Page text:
What you are describing is an instrumental, not a song. The sentence as included is in opposition to the definition of a song. You still have yet to provide any source for this addition of this content. - SudoGhost (talk) 21:19, 28 April 2011 (UTC)
I spoke of instrumentals, but you must not've understood what I said because I discussed more than that. I also referred you to two dictionaries and provided you with quotes. Yes it gives an apparently opposite, more like different and nuanced, definition. But that does not negate the article or academic distinctions.168.103.127.39 (talk) 21:26, 28 April 2011 (UTC)
Encyclopedic content must be verifiable. Your additions have not been verified, and you've provided no sources which verify the information. Material that is likely to be challenged must be attributed, which you have yet to do. However, I have provided links that show the material you've added to be false. The threshold for inclusion in Wikipedia is verifiability, not truth: whether readers can check that material in Wikipedia has already been published by a reliable source, not whether editors think it is true. - SudoGhost (talk) 00:00, 29 April 2011 (UTC)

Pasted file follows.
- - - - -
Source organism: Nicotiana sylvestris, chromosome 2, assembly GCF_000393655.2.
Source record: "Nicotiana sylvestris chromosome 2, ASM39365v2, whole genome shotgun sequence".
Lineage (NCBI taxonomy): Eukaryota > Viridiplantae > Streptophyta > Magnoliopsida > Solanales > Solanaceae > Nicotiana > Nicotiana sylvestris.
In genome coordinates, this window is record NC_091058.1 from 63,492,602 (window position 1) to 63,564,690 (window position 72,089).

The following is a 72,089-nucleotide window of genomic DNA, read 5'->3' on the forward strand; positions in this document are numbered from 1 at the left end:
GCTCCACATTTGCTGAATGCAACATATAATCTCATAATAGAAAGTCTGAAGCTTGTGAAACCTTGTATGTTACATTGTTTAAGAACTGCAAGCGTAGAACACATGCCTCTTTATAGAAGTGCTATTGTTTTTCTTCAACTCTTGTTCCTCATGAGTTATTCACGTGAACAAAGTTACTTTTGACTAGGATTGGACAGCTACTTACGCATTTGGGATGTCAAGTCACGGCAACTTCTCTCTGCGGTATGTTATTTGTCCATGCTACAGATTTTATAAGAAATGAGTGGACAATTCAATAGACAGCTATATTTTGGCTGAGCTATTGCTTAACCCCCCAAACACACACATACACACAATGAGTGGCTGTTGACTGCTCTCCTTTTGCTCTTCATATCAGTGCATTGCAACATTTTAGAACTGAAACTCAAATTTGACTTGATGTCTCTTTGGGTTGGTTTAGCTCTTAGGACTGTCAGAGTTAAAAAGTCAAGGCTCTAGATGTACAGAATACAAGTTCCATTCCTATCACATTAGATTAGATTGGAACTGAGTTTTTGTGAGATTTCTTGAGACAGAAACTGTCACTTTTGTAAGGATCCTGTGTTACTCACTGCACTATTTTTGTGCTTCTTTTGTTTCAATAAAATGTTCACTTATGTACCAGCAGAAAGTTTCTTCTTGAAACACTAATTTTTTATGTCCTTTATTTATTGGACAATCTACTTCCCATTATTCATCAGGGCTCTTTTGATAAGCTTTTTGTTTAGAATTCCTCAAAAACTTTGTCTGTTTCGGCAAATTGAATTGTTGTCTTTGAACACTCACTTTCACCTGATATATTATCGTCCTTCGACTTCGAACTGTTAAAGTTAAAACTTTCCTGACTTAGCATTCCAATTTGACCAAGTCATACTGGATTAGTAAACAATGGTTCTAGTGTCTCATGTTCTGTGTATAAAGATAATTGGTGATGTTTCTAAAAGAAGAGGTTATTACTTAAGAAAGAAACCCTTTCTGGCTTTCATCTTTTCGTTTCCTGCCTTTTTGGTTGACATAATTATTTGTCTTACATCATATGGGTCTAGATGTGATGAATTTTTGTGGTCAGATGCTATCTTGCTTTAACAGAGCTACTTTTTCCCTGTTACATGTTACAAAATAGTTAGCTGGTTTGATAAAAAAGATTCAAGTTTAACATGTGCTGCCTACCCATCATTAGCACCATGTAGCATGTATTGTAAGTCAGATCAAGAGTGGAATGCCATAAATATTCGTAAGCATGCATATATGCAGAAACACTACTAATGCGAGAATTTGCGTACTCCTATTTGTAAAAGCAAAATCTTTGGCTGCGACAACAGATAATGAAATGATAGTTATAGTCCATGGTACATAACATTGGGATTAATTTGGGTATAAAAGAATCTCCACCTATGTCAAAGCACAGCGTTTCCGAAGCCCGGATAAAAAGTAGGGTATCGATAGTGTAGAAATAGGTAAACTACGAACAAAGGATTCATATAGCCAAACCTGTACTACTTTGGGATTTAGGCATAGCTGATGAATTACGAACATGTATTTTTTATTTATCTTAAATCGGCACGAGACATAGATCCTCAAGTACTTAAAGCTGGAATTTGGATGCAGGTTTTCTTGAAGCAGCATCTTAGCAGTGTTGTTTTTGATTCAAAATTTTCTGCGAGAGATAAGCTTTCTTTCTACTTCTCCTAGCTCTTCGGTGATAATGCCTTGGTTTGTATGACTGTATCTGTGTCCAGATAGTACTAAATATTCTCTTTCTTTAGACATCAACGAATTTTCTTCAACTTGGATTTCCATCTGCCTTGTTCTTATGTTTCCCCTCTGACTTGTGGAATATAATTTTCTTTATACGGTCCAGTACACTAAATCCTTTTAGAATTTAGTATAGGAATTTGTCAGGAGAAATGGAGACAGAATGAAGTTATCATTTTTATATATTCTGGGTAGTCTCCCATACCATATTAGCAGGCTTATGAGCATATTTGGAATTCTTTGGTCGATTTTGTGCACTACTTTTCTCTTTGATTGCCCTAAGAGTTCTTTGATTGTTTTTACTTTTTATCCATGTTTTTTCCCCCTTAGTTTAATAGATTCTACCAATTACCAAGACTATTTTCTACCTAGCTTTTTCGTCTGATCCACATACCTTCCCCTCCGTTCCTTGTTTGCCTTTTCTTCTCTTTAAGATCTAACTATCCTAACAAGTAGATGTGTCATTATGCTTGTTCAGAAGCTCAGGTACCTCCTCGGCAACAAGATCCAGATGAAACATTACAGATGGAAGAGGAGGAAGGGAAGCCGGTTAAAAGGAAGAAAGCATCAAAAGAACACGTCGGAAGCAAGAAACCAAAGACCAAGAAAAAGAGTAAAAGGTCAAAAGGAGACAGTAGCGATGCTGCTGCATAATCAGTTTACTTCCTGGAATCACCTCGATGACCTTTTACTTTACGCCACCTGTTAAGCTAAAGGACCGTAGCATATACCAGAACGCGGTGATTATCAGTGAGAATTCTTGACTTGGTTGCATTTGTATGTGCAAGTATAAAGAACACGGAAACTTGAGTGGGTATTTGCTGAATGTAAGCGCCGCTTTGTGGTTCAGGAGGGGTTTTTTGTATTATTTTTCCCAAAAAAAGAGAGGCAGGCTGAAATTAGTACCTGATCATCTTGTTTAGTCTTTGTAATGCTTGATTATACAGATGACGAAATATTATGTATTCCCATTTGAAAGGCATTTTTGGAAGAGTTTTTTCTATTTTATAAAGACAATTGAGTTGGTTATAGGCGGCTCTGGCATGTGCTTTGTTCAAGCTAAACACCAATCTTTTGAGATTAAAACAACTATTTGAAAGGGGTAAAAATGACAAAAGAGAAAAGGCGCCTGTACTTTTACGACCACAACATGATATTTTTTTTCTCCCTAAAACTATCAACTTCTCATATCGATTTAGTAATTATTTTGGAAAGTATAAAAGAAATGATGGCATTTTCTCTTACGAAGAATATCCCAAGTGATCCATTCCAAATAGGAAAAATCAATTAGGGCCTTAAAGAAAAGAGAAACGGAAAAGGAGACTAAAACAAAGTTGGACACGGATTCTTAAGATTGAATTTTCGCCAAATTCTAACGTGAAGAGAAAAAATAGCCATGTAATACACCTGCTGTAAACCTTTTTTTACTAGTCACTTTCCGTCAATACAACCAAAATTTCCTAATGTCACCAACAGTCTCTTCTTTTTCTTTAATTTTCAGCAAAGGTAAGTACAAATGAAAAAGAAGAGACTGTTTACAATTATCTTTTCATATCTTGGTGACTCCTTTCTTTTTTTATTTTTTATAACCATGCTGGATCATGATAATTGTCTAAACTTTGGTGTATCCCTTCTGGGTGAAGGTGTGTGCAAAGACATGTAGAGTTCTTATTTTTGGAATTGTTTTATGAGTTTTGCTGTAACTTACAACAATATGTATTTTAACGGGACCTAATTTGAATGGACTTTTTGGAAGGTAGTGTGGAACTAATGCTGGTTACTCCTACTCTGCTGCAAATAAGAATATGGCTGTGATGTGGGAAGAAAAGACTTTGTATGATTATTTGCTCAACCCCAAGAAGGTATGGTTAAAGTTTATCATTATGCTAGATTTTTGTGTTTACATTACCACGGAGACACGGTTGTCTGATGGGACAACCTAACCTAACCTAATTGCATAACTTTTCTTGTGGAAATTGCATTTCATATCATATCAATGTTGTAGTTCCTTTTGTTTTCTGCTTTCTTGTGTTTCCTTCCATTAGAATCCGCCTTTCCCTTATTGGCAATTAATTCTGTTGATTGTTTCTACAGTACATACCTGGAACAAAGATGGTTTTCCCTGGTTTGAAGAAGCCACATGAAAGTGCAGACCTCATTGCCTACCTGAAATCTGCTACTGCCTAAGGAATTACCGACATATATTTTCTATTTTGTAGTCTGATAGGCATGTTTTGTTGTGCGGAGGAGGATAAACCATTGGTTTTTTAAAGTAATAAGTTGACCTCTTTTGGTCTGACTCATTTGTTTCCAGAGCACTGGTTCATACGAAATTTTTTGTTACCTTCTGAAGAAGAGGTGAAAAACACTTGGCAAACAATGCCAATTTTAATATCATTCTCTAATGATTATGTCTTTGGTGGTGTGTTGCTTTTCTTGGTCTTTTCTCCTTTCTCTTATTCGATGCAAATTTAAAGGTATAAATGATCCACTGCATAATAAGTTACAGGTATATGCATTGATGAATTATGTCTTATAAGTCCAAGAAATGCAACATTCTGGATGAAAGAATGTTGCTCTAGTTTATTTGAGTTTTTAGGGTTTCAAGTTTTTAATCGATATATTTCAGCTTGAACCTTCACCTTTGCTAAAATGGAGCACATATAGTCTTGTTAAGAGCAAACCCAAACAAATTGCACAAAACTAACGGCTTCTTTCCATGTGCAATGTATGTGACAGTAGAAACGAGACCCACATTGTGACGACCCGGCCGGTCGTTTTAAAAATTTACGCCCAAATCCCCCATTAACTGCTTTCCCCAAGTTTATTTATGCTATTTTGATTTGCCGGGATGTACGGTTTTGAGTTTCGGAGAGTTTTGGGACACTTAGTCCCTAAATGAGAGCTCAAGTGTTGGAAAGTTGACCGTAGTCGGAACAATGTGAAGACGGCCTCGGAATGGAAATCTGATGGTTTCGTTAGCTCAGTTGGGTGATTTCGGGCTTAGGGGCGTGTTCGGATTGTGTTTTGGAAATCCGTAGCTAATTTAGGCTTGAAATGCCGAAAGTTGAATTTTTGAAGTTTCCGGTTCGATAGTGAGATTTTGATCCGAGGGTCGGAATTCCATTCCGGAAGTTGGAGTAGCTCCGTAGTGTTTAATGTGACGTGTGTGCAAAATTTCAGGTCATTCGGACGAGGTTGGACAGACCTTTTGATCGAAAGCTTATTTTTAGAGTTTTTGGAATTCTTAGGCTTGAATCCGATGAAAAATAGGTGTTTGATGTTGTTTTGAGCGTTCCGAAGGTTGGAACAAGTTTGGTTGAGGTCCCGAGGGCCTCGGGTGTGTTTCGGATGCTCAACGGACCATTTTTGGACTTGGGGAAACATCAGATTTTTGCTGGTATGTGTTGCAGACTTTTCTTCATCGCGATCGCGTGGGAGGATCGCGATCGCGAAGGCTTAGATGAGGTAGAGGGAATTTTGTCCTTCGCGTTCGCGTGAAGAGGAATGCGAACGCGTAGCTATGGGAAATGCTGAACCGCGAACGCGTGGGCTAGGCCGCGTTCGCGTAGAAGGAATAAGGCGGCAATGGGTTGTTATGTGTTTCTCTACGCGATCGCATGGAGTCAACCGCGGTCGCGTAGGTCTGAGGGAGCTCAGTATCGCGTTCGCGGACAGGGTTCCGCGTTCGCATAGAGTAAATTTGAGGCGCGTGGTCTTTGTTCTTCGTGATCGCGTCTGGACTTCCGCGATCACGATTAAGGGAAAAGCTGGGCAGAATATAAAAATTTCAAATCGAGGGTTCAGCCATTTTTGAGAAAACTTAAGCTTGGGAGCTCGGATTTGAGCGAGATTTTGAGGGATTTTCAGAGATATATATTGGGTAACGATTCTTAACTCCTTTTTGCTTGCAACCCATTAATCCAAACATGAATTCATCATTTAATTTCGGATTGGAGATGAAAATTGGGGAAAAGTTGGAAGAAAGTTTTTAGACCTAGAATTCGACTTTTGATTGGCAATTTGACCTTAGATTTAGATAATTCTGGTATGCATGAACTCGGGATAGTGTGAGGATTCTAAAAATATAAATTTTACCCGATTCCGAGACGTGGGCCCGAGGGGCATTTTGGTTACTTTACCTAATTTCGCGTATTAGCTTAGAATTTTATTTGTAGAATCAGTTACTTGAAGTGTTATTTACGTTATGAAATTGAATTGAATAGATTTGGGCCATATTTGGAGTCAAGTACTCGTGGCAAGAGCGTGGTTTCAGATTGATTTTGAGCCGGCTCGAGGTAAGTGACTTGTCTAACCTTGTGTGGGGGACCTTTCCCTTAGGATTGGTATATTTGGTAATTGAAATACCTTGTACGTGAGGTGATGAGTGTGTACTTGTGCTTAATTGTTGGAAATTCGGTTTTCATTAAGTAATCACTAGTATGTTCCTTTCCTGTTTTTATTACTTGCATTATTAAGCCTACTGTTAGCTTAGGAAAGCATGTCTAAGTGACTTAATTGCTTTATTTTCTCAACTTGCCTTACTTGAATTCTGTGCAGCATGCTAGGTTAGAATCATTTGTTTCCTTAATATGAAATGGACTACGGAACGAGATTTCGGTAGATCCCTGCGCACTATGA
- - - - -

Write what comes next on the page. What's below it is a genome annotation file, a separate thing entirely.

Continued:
Are you being obtuse or are you ignoring the sources I have mentioned? If the former I urge you to note that reliable sources (the better dictionaries) NEVER state that "song" ONLY means "that which is sung". If the latter then I assure you the dictionary entries I have referred you to are both existent and reliable and that you need on;y look to verify.168.103.124.101 (talk) 07:28, 20 May 2011 (UTC)

Concerning an edit dispute[edit]

As I mentioned in my edit summary, I reverted the insertion of unsourced content that contradicts the last sentence of the lead. As per WP:BURDEN: The burden of evidence lies with the editor who adds or restores material. You may remove any material lacking a reliable source that directly supports it. This is why the added information is being reverted. Is there a reliable source that backs up this information being added? - SudoGhost 07:08, 21 July 2011 (UTC)

Definition of Song:[edit]

Poetry put to music.--Maziarmafi (talk) 17:00, 25 May 2013 (UTC)